Working freelance (often from home) and doing so much busy makes it really easy to stay in my nice, warm, cuddly comfort zone. There’s always so much writing and reading and coffee drinking that could be done, why venture out? Well, it’s time to break that and discover new.
I’m counting it as part of Operation: Organization even though it has nothing to really do with organization (but cute names package things well). Each month I have to venture out with at least one new thing and get out of my comfort zone. New to me. I have a few rules. It can’t be a normal thing (dinners are out unless it’s a cooking class), it must be learning or making something, and really should be with people. The rules are still being developed and there’ll probably an extra one forcing me to be IN at least one photo from the activity.
How Am I Getting Out of My Comfort Zone?
Oh, shush. This started in May and I told a few people but didn’t actually do an activity. My friend, Eileen, wants me to count our dinner and photo walk in Edmonds, but that’s my normal. Last night was also a mindfulness and meditation event and Eileen and I spent it in a bar with another friend, Claudia, drinking sangria. Oops.
Fortunately, another friend, Danielle, came to the rescue. Last weekend she had a spare ticket to see the Vancouver Symphony Orchestra, so off we went.
Vancouver Symphony Orchestra
I know essentially nothing about symphony orchestras. I played classical guitar in high school but spent more time turning Beethoven into Hendrix. Thus, I walked into the hall essentially blind. Or is it a theater? You get my point. Blind.
It was amazing.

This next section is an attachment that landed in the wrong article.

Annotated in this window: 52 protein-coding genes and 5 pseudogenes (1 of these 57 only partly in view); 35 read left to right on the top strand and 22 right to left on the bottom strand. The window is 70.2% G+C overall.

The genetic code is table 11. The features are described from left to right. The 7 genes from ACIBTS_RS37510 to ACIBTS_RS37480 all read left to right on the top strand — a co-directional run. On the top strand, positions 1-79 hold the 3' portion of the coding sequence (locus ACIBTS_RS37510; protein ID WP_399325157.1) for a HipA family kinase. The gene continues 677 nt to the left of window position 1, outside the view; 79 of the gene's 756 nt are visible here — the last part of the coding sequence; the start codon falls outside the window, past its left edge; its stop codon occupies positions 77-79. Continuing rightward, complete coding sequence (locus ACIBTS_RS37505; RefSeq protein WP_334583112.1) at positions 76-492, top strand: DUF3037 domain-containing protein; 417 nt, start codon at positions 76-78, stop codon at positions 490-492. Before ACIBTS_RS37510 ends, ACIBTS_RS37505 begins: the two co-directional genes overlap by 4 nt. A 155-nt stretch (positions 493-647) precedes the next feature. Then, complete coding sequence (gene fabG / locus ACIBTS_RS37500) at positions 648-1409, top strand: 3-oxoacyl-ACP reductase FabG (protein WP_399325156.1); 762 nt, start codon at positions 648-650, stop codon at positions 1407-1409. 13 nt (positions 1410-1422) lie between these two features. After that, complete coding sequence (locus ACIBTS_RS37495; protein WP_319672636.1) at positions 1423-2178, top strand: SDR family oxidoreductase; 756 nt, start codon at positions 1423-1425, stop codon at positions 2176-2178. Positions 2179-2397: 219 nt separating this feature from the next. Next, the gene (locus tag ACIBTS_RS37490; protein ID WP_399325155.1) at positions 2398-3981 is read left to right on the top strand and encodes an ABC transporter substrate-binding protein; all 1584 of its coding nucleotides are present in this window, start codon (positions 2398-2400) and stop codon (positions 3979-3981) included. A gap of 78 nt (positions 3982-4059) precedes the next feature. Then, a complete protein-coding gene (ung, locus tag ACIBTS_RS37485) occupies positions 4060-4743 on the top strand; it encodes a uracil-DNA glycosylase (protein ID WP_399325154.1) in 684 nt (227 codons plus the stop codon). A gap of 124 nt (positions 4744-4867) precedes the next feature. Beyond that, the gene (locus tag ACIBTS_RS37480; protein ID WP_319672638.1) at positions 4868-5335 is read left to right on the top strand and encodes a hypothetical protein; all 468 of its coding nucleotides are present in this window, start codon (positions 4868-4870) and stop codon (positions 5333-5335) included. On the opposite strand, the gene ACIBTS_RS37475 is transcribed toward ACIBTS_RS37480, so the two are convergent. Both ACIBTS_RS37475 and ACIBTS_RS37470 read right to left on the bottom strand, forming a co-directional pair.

The concert started with the world premier of a local opera. Canada turns 150 this year and the opera was composed to celebrate this. It took a respectful angle though and told stories of the indigenous people and residential schools. It’s a sad story and not that unique to Canada, unfortunately. The composer, Bramwell Tovey – also the conductor – took words from letters and Prime Ministers’ quotes and put them to music. I like that he said he didn’t want to insult the people by using indigenous music styles, but it was performed by Marion Newman, who grew up on a reservation on Vancouver Island.
Then there was a violin concerto and Mahler’s Symphony No. 1. I loved sitting back and just experiencing the music. Until I noticed the percussionists at the back of the stage. They were a little distracting, and accidentally entertaining. I really want to meet the cymbals guy. Can you imagine it? Oh, what do you do? I perform with the Vancouver Symphony Orchestra. What do you play? Cymbals. OK,
so maybe I just find that funnier than I should.
Thank you to Danielle for the invitation and helping with photos. And a thank you to Jon for suggesting we go up all three levels in the theater – it’s a beautiful building.
What should I do next? Want to join me?